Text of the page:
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I understand LIKE results with wildcards etc. What I need to know is a good way to get search results with the most relative at the top.

For Example: I search for "Front Brake CarModel" or something similar.

Currently I explode the string by spaces and create an addition OR/WHERE state so the query would look something like this .

SELECT * FROM table WHERE article_text LIKE '%Front%' OR article_text LIKE '%Brake%' OR article_text LIKE '%CarModel%'

Due to my novice searching skills, this is not great as it get results for every word in the search term. What I would like to happen is get the result and sort with the articles with the most found words at the top. If that makes sense.

Advice?

EDIT : Table is type InnoDB and cannot change type due to foreign key restraints. Thus removing the ability for me to use FULLTEXT indexing :(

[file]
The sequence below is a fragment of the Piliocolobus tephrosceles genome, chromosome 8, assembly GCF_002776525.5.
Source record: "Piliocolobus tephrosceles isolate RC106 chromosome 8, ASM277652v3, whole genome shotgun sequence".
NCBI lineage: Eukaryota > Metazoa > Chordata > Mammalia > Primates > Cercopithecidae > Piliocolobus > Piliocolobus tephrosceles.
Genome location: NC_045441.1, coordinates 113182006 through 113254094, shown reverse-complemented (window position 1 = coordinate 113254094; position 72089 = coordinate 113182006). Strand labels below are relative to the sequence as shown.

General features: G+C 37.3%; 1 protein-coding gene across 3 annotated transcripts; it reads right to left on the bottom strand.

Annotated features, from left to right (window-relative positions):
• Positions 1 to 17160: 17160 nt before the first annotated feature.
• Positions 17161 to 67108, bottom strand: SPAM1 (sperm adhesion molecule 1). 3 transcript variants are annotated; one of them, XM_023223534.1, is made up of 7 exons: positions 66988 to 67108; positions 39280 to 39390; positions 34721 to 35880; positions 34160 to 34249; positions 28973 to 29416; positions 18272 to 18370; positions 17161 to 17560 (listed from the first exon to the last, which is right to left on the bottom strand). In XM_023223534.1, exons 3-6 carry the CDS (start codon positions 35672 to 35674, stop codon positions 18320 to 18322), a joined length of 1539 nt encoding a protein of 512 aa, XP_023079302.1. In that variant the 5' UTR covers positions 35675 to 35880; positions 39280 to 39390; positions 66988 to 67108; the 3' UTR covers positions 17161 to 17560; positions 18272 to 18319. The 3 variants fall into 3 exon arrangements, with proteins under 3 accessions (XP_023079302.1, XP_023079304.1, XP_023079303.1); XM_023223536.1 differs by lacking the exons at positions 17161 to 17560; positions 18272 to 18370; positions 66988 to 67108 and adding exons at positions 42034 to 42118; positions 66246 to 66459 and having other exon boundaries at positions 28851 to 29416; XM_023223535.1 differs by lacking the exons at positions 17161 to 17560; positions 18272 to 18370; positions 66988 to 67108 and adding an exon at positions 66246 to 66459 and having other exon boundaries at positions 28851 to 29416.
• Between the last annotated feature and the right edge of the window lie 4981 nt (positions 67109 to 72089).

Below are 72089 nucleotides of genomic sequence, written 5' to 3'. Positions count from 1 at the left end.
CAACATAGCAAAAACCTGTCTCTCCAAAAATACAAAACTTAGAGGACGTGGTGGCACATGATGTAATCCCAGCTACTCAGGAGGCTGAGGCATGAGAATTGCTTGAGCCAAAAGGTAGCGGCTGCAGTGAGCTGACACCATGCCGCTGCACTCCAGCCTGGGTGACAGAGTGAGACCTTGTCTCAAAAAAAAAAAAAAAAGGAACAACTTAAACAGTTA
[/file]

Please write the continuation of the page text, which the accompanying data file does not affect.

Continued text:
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possible duplicate of Is Full Text search the answer? –  Marcus Adams Mar 20 '12 at 17:46
    
@MarcusAdams Unfortunately not. My table is InnoDB and cannot change the type. So I cannot use FULLTEXT indexing. –  Tyler Mar 20 '12 at 18:04
    
So why not just create a new table with just the search text, and a key into the "real" table as MyIASM? –  Tyler Eaves Mar 20 '12 at 18:07

1 Answer 1

up vote 1 down vote accepted

This can be done easily with a fulltext index.

ALTER TABLE table ADD FULLTEXT INDEX `ft_search` (`article_text`);

SELECT *, MATCH(article_text) AGAINST('Front Brake CarModel') AS score
FROM table
WHERE MATCH(article_text) AGAINST('Front Brake CarModel') ORDER BY score DESC;
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This looks promising however it appears the table I am using doesn't support FULLTEXT indexing. "The used table type doesn't support FULLTEXT indexes" –  Tyler Mar 20 '12 at 17:55
    
You are not using the MyISAM engine. Most likely your table is InnoDB. Use ALTER TABLE table ENGINE=MyISAM to change engine and try again. –  kba Mar 20 '12 at 18:05
    
If you are using innodb tables then rather than changing the table to myisam, I usually move only the columns I need for the fulltext index to a separate myisam table. –  Rob Mar 20 '12 at 18:18

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